Participants to our crowdsourcing experiment (Azavea, 2014; Sharma, 2010) are digital comics readers. Previous research has identified expertise sharing, belonging to a community and helping with a research project as strong motivating factors for crowdsourcing participants (Dunn et al., 2012). In addition, our industrial partner will incentivize participants with product vouchers for their platform 5.
The tasks we propose are organized around a set of questions regarding a series of comics-related topics (Eisner, 1985; Ichikawa et al., 2014) on which computer algorithms are not performing well enough: complex page layouts, identification of narration elements (characters, places, events, objects), stylistic elements (balloon shapes, onomatopoeia, movement lines).
We aggregate the answers (Feng et al., 2014; Snow et al., 2008) taking into account the reliability of an annotator in a given context (task difficulty, user experience with the task, type of question) and the agreement between the annotators (Nowak et al., 2010). A quality score is thus generated for each annotation, with the best of them being selected as solutions.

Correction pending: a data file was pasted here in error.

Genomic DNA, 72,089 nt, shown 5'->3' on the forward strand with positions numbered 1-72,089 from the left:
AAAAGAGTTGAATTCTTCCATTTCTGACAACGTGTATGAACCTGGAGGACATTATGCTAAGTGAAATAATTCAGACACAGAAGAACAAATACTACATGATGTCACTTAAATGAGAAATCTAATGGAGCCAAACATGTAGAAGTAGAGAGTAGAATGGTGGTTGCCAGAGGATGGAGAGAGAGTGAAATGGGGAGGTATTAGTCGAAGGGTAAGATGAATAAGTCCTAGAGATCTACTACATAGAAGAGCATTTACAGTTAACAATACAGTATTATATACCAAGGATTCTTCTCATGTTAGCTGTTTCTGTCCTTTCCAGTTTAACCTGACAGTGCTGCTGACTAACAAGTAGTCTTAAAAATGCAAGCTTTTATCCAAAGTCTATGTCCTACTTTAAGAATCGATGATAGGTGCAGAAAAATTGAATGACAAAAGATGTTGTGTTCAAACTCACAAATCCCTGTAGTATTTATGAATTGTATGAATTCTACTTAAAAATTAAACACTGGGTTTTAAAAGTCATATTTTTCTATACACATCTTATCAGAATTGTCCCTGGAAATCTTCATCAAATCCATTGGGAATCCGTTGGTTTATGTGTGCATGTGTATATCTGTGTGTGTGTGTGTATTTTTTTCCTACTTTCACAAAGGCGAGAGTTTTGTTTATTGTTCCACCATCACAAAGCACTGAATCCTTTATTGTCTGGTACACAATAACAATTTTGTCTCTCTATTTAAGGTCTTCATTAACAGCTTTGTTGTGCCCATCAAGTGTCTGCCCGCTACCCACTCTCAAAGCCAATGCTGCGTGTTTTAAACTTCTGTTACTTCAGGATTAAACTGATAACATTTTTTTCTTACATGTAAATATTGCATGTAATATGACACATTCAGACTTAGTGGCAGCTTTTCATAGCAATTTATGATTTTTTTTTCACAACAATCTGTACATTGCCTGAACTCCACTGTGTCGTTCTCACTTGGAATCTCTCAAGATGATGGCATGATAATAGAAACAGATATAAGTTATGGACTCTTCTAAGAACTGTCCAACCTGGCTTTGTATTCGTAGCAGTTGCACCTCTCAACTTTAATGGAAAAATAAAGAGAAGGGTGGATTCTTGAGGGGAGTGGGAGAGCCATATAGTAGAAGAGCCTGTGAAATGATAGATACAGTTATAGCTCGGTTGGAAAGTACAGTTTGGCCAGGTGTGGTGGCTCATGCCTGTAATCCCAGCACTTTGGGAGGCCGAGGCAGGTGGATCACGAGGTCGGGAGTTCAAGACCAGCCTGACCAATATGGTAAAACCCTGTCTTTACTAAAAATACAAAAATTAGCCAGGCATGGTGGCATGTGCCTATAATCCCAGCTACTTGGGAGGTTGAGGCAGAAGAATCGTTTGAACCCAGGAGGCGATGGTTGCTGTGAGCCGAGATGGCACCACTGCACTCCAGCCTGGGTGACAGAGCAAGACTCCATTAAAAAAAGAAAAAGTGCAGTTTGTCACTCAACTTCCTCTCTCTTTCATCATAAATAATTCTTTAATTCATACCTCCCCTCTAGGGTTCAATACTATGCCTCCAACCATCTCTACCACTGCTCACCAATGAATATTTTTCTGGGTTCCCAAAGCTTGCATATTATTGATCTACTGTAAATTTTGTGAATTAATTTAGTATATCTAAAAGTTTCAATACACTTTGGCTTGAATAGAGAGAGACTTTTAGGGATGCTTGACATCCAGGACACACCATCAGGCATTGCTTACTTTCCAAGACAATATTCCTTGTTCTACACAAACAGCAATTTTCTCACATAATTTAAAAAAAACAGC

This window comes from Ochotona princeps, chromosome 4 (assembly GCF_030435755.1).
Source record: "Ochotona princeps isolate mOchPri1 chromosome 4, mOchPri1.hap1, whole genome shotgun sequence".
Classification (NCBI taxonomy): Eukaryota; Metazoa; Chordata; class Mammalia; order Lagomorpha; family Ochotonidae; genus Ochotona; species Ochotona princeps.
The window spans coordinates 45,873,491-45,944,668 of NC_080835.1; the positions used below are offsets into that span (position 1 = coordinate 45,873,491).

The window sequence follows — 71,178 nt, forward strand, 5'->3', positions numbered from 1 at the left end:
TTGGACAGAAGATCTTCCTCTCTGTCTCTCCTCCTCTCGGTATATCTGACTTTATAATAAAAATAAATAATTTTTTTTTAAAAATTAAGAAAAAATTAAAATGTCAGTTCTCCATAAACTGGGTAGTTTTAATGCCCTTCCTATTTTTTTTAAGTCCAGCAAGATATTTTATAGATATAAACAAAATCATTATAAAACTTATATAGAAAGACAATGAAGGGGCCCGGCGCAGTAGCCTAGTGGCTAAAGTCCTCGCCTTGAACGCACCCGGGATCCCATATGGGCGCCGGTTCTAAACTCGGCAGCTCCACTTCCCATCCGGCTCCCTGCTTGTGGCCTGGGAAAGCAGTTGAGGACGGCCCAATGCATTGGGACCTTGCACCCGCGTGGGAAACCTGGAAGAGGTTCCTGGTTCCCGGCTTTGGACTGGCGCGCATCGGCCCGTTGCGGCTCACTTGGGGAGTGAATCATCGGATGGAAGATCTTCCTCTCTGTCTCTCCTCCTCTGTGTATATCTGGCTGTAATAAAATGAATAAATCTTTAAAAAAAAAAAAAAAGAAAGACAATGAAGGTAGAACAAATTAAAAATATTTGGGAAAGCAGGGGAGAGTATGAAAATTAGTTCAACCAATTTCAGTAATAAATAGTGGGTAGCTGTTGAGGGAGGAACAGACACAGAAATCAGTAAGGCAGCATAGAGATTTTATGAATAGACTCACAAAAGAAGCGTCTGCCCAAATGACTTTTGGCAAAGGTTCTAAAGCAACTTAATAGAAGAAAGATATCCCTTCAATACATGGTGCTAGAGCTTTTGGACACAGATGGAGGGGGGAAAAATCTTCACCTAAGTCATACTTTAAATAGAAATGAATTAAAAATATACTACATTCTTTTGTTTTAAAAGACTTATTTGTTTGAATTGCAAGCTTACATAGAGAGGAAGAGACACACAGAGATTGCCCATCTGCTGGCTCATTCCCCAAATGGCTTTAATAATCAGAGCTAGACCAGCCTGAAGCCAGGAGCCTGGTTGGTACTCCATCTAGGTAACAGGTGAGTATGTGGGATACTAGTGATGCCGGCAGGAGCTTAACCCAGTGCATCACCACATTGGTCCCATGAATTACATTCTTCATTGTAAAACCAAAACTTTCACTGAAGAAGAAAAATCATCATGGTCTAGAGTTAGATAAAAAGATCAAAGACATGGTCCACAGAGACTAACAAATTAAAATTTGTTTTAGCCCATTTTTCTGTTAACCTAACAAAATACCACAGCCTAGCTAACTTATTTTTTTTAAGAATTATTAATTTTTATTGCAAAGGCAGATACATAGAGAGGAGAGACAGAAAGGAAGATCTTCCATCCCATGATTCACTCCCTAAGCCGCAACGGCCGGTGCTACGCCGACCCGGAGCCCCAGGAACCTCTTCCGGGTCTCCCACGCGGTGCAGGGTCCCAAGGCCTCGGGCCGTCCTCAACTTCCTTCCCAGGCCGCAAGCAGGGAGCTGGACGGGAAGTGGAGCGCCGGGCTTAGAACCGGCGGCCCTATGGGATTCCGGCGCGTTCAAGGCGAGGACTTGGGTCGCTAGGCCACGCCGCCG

We subsequently are able to generate the ComicsML encodings (Walsh, 2012). This XML derived format is particularly useful since it’s based on the already widespread Text Encoding Initiative (TEI), allowing for declarations of page structure and composition, panels, characters, text (in all the varieties hosted by the comics medium: different types of balloons, diegetic text, onomatopoeia), events and even panel-to-panel transitions.
The annotators are presented with a simple interface (Fig. 2) in which they will have to make a choice between a set of suggested grid layouts. These layouts are the output of applying the automatic frame extraction algorithm developed by (Rigaud et al., 2011). Alternatively, for complex page layouts, they will be asked to draw the page layout themselves.
At this step, we ask the “crowd” to simply enumerate all the characters they can identify in the current page. Characters are identified by reading their names in the text, recognising them from experience or simply giving a general statement about the character (e.g., “ masked man” may be referring to Batman). Using state of the art symbolic learning algorithms we fusion generic and specific information (e.g. if Batman and “masked man” both have high quality scores in the same context, they will both denote the same concept and will be considered as valid annotations).